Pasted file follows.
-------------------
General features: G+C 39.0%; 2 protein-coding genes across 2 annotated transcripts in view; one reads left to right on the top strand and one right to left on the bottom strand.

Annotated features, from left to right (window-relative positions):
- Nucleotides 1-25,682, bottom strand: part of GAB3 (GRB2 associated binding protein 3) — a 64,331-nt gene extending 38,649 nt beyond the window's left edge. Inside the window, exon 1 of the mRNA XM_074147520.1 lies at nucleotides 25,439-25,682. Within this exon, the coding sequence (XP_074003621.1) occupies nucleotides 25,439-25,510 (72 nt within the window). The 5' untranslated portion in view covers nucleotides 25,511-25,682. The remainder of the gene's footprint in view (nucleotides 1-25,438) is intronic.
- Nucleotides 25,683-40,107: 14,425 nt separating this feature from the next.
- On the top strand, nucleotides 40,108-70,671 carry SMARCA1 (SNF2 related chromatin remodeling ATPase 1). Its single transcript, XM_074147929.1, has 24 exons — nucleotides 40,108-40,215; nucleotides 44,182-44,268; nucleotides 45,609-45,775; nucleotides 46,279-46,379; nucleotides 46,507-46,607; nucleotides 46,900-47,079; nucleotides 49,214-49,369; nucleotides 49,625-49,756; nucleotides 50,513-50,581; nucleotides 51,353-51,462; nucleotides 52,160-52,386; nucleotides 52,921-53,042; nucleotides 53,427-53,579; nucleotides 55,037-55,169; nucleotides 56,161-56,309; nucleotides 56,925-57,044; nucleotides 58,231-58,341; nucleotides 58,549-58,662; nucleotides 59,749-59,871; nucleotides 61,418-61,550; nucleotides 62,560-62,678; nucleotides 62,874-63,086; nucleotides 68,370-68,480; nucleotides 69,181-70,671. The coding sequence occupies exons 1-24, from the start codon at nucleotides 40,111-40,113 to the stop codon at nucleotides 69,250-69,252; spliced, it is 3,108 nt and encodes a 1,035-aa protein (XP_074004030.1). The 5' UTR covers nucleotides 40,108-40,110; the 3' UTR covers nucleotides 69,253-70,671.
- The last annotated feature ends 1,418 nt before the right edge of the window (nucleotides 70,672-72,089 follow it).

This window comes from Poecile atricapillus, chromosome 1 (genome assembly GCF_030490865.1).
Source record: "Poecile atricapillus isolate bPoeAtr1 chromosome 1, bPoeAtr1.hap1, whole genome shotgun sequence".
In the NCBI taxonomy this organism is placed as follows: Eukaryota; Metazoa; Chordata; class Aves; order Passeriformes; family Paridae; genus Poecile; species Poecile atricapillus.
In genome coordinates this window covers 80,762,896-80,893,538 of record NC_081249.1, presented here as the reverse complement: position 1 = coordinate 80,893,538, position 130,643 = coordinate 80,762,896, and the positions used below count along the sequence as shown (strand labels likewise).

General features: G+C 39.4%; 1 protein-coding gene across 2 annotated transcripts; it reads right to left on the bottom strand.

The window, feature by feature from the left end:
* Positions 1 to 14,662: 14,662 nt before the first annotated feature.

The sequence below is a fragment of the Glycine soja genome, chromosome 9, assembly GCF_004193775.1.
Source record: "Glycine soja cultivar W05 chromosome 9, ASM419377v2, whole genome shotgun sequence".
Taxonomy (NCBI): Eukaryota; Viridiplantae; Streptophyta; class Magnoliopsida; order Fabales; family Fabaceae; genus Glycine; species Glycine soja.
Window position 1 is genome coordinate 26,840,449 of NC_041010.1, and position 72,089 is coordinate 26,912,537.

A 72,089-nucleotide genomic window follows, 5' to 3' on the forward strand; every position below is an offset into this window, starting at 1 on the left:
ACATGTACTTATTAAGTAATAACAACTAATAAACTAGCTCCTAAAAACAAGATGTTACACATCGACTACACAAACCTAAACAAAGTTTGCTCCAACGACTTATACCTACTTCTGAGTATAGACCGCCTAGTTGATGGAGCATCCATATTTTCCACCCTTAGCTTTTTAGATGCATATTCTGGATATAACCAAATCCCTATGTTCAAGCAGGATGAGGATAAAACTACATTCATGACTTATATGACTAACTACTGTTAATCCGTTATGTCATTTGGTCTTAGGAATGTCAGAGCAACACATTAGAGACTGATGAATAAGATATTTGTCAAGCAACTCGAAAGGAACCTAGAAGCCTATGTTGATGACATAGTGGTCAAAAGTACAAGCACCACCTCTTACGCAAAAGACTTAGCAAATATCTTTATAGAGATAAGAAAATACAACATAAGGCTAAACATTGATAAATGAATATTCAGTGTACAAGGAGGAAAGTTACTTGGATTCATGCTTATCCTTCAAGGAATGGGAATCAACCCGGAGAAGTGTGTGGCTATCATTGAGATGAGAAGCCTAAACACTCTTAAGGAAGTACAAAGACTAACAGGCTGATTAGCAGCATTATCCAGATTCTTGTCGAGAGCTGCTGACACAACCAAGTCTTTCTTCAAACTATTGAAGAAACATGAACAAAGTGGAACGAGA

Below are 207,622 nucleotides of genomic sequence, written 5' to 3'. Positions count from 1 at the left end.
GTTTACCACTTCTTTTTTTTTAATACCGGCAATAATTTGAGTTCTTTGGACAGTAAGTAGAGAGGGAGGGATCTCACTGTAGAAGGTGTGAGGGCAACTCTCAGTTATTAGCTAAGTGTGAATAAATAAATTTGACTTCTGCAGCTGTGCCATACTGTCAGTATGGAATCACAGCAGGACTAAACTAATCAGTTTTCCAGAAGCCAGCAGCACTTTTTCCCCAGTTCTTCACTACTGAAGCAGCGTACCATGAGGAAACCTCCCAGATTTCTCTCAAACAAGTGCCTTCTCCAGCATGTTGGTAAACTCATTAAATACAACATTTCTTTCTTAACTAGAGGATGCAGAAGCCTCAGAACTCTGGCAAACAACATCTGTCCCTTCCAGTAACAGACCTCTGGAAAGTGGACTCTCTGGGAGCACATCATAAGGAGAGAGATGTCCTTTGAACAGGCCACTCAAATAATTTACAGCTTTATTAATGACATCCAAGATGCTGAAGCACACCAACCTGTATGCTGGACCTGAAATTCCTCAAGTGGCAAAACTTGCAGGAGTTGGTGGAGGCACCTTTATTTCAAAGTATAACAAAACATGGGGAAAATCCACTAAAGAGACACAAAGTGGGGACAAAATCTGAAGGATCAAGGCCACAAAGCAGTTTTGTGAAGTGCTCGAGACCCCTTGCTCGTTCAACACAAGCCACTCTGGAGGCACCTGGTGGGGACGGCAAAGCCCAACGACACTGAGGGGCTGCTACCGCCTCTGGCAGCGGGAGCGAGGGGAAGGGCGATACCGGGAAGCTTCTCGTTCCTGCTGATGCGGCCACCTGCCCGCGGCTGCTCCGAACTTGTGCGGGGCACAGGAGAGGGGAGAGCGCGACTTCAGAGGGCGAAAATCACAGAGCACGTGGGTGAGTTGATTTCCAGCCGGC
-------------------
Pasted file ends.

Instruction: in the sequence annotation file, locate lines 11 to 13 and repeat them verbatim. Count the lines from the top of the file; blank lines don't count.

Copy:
General features: G+C 39.4%; 1 protein-coding gene across 2 annotated transcripts; it reads right to left on the bottom strand.

The window, feature by feature from the left end:
* Positions 1 to 14,662: 14,662 nt before the first annotated feature.